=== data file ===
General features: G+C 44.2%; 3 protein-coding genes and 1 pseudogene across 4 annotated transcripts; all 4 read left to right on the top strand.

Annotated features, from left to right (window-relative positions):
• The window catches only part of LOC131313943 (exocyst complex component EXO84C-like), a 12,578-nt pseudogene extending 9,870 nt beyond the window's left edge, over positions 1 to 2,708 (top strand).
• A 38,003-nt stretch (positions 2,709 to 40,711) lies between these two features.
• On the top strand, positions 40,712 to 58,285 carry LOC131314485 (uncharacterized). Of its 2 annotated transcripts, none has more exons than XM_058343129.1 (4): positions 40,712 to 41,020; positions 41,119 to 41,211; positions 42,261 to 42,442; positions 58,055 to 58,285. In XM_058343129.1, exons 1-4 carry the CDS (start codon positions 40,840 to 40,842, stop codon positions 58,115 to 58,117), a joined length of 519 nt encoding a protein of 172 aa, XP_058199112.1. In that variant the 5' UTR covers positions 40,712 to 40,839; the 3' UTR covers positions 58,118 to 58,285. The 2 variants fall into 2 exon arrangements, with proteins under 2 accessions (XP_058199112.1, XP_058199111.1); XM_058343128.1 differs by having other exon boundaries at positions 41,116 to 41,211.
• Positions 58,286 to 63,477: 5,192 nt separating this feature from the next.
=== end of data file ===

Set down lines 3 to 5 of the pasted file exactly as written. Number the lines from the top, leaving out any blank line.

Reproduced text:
• The window catches only part of LOC131313943 (exocyst complex component EXO84C-like), a 12,578-nt pseudogene extending 9,870 nt beyond the window's left edge, over positions 1 to 2,708 (top strand).
• A 38,003-nt stretch (positions 2,709 to 40,711) lies between these two features.
• On the top strand, positions 40,712 to 58,285 carry LOC131314485 (uncharacterized). Of its 2 annotated transcripts, none has more exons than XM_058343129.1 (4): positions 40,712 to 41,020; positions 41,119 to 41,211; positions 42,261 to 42,442; positions 58,055 to 58,285. In XM_058343129.1, exons 1-4 carry the CDS (start codon positions 40,840 to 40,842, stop codon positions 58,115 to 58,117), a joined length of 519 nt encoding a protein of 172 aa, XP_058199112.1. In that variant the 5' UTR covers positions 40,712 to 40,839; the 3' UTR covers positions 58,118 to 58,285. The 2 variants fall into 2 exon arrangements, with proteins under 2 accessions (XP_058199112.1, XP_058199111.1); XM_058343128.1 differs by having other exon boundaries at positions 41,116 to 41,211.